Hearing aids to delay dementia

Can hearing loss cause dementia?

Listen Up! Your Memory May Depend On It

RPH Research Foundation is funding a world-first, randomised clinical trial to investigate if using hearing aids is an effective way to improve the cognitive functions of older adults and delay the onset of dementia symptoms.

Lead investigator Dr Andrew Ford said current data suggests hearing loss accounts for 9% of the modifiable risk factors of all cases of dementia.

“Rehabilitating hearing loss to support/maintain the brain function of older adults could be a viable intervention to delay the onset of dementia symptoms,” Dr Ford said.

Dementia is the leading cause of disability among Australians aged 65 years or older and the second leading cause of death.

Dr Ford, who is a consultant psychiatrist, specialising in older adult care, with the East Metropolitan Health Service and a senior lecturer in The University of Western Australia, said developing effective dementia prevention strategies has become a global health priority.

“Projections suggest that the total number of people living with dementia in Australia could reach 1.1 million by 2050, but this could be reduced by 13% (or about 143,000 people) if the onset of symptoms could be delayed by two years or more,” he said.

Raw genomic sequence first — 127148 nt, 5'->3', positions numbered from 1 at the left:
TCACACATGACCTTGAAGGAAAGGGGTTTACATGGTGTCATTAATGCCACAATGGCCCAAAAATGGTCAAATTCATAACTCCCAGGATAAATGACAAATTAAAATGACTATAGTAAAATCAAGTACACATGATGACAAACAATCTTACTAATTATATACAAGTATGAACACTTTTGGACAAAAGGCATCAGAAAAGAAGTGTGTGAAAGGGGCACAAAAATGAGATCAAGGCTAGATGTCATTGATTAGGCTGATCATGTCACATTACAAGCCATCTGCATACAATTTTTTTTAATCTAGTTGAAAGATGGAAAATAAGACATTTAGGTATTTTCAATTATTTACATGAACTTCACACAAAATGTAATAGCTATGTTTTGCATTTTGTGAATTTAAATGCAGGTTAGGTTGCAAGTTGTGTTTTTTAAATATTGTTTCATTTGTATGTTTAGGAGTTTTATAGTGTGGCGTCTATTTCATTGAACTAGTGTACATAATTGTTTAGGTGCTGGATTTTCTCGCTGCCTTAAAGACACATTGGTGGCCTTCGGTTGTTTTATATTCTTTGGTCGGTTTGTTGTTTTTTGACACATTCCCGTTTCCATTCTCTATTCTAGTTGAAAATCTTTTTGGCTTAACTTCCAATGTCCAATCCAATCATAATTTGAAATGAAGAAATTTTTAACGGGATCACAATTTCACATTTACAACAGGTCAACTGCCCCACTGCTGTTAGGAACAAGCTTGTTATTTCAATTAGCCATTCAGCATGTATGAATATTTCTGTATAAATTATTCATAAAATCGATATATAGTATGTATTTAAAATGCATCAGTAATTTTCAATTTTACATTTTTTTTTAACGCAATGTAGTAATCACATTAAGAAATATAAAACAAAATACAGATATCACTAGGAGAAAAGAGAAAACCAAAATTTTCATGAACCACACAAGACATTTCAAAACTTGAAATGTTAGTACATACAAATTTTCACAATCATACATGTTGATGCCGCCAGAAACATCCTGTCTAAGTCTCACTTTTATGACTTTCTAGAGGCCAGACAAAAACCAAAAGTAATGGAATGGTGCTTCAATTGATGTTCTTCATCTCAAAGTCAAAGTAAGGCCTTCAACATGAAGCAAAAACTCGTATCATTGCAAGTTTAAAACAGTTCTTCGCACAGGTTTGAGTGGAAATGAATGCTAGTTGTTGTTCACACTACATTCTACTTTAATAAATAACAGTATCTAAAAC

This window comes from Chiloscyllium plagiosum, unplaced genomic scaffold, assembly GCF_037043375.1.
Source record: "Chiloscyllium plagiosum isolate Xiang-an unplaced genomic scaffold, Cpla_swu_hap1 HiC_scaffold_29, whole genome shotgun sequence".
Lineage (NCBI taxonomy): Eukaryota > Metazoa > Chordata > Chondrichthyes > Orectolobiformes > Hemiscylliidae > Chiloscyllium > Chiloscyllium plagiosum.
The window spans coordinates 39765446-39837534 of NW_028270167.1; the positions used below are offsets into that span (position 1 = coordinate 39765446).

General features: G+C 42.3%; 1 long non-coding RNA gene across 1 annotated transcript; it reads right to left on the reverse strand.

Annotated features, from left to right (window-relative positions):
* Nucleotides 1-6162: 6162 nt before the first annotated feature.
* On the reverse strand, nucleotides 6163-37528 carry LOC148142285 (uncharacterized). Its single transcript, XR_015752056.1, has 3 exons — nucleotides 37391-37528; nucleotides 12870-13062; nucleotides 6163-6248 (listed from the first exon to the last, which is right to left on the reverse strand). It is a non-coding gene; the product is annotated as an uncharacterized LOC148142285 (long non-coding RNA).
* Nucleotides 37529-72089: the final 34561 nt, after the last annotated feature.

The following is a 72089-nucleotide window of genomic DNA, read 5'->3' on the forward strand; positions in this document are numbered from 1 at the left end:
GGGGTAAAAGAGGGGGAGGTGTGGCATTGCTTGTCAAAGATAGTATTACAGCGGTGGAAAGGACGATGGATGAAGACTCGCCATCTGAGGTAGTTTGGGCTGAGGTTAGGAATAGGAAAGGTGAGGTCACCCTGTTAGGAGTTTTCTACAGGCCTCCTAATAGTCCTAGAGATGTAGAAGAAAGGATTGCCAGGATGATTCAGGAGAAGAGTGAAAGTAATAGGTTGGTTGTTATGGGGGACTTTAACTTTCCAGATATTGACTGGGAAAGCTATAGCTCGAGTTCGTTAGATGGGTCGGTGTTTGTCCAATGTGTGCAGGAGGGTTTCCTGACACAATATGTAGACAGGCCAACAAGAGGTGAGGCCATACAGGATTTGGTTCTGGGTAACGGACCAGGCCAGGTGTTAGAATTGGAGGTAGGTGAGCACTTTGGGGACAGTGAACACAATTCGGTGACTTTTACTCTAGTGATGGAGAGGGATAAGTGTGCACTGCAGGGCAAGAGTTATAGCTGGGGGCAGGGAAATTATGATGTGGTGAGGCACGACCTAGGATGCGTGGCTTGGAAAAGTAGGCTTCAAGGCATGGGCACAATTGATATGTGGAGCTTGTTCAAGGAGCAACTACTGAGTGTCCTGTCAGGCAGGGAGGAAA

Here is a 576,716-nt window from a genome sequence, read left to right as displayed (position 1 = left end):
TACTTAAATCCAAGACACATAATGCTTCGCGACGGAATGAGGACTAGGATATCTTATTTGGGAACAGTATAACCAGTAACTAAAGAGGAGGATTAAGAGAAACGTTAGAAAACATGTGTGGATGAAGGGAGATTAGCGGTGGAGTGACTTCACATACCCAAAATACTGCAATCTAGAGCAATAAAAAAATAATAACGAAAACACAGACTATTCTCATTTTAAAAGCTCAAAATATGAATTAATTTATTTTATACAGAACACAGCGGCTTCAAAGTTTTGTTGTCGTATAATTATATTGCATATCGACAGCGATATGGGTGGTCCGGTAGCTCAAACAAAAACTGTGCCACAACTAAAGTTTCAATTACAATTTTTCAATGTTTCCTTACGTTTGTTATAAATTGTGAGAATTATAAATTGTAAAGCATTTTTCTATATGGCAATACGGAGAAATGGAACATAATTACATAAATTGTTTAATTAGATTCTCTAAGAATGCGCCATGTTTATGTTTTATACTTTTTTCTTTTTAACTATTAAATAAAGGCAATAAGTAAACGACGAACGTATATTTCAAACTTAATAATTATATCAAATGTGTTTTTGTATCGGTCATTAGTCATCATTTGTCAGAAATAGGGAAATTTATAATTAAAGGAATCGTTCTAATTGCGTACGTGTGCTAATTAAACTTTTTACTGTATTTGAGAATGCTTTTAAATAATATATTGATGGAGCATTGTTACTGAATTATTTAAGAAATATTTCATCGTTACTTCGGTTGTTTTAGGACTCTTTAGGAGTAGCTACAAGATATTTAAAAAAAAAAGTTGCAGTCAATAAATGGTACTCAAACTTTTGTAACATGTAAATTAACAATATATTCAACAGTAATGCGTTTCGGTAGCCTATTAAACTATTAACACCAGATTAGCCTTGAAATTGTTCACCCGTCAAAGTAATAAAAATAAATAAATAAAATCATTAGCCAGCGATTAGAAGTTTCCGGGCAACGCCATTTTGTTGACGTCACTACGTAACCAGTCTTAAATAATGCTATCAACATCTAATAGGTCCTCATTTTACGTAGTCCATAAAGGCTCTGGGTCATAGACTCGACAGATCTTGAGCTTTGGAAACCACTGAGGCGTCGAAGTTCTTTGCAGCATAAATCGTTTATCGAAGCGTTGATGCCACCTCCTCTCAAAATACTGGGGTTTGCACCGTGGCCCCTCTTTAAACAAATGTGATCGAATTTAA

“Our vision is to understand whether hearing loss directly causes dementia and if correcting hearing impairment can reduce the rate of cognitive decline among older adults who are at risk of dementia.”

Dr Ford received his Innovation and Impact Grant from RPH Research Foundation to conduct a 24-month, randomised, controlled clinical trial to determine if the correction of hearing loss through the fitting of hearing aids decreases cognitive decline in those at risk. He will be conducting this research in collaboration with colleagues from Ear Science Institute Australia and the WA Centre for Health and Ageing.

The study will also explore the impact of hearing aids on anxiety, depression, physical health and quality of life.

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